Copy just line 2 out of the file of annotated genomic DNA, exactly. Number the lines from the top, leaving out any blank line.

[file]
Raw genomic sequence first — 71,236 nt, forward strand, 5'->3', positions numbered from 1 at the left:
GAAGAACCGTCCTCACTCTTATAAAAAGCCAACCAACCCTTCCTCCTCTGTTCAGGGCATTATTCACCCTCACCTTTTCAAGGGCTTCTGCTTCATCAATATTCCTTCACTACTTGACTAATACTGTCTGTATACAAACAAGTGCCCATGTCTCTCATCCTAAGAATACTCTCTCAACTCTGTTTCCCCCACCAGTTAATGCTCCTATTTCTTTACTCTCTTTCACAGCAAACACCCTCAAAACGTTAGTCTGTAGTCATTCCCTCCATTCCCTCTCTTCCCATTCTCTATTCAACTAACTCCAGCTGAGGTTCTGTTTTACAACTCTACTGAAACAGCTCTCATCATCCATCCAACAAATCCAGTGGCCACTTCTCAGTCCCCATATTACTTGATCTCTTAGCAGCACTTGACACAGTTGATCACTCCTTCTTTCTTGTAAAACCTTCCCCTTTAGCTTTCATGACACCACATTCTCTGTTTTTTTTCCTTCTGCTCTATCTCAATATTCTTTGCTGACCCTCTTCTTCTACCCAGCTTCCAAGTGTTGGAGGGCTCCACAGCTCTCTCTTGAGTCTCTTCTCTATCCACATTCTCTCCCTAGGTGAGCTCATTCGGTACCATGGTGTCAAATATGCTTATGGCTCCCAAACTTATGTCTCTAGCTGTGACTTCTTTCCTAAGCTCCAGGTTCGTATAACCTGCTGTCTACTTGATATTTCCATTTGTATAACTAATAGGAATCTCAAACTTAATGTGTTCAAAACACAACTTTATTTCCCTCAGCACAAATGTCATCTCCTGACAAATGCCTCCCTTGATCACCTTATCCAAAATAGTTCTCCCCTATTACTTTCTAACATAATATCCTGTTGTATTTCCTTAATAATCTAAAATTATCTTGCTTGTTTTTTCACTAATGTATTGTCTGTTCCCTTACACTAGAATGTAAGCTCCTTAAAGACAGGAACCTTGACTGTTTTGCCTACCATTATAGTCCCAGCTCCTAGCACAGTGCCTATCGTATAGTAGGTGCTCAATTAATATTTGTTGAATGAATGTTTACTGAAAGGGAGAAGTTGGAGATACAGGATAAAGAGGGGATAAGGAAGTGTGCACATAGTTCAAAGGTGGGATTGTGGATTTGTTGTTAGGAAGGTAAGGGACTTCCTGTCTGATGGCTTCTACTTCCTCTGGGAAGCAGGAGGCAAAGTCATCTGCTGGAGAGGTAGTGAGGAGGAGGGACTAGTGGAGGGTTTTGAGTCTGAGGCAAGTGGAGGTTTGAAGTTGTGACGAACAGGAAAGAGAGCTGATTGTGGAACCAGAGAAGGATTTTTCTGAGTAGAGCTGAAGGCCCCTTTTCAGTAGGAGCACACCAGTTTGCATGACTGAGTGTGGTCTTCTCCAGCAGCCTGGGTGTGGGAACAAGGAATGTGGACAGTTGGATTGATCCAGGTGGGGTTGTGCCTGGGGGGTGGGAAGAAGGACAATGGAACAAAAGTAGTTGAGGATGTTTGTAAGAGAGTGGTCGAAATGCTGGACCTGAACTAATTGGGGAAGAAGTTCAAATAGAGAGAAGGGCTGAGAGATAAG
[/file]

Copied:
GAAGAACCGTCCTCACTCTTATAAAAAGCCAACCAACCCTTCCTCCTCTGTTCAGGGCATTATTCACCCTCACCTTTTCAAGGGCTTCTGCTTCATCAATATTCCTTCACTACTTGACTAATACTGTCTGTATACAAACAAGTGCCCATGTCTCTCATCCTAAGAATACTCTCTCAACTCTGTTTCCCCCACCAGTTAATGCTCCTATTTCTTTACTCTCTTTCACAGCAAACACCCTCAAAACGTTAGTCTGTAGTCATTCCCTCCATTCCCTCTCTTCCCATTCTCTATTCAACTAACTCCAGCTGAGGTTCTGTTTTACAACTCTACTGAAACAGCTCTCATCATCCATCCAACAAATCCAGTGGCCACTTCTCAGTCCCCATATTACTTGATCTCTTAGCAGCACTTGACACAGTTGATCACTCCTTCTTTCTTGTAAAACCTTCCCCTTTAGCTTTCATGACACCACATTCTCTGTTTTTTTTCCTTCTGCTCTATCTCAATATTCTTTGCTGACCCTCTTCTTCTACCCAGCTTCCAAGTGTTGGAGGGCTCCACAGCTCTCTCTTGAGTCTCTTCTCTATCCACATTCTCTCCCTAGGTGAGCTCATTCGGTACCATGGTGTCAAATATGCTTATGGCTCCCAAACTTATGTCTCTAGCTGTGACTTCTTTCCTAAGCTCCAGGTTCGTATAACCTGCTGTCTACTTGATATTTCCATTTGTATAACTAATAGGAATCTCAAACTTAATGTGTTCAAAACACAACTTTATTTCCCTCAGCACAAATGTCATCTCCTGACAAATGCCTCCCTTGATCACCTTATCCAAAATAGTTCTCCCCTATTACTTTCTAACATAATATCCTGTTGTATTTCCTTAATAATCTAAAATTATCTTGCTTGTTTTTTCACTAATGTATTGTCTGTTCCCTTACACTAGAATGTAAGCTCCTTAAAGACAGGAACCTTGACTGTTTTGCCTACCATTATAGTCCCAGCTCCTAGCACAGTGCCTATCGTATAGTAGGTGCTCAATTAATATTTGTTGAATGAATGTTTACTGAAAGGGAGAAGTTGGAGATACAGGATAAAGAGGGGATAAGGAAGTGTGCACATAGTTCAAAGGTGGGATTGTGGATTTGTTGTTAGGAAGGTAAGGGACTTCCTGTCTGATGGCTTCTACTTCCTCTGGGAAGCAGGAGGCAAAGTCATCTGCTGGAGAGGTAGTGAGGAGGAGGGACTAGTGGAGGGTTTTGAGTCTGAGGCAAGTGGAGGTTTGAAGTTGTGACGAACAGGAAAGAGAGCTGATTGTGGAACCAGAGAAGGATTTTTCTGAGTAGAGCTGAAGGCCCCTTTTCAGTAGGAGCACACCAGTTTGCATGACTGAGTGTGGTCTTCTCCAGCAGCCTGGGTGTGGGAACAAGGAATGTGGACAGTTGGATTGATCCAGGTGGGGTTGTGCCTGGGGGGTGGGAAGAAGGACAATGGAACAAAAGTAGTTGAGGATGTTTGTAAGAGAGTGGTCGAAATGCTGGACCTGAACTAATTGGGGAAGAAGTTCAAATAGAGAGAAGGGCTGAGAGATAAG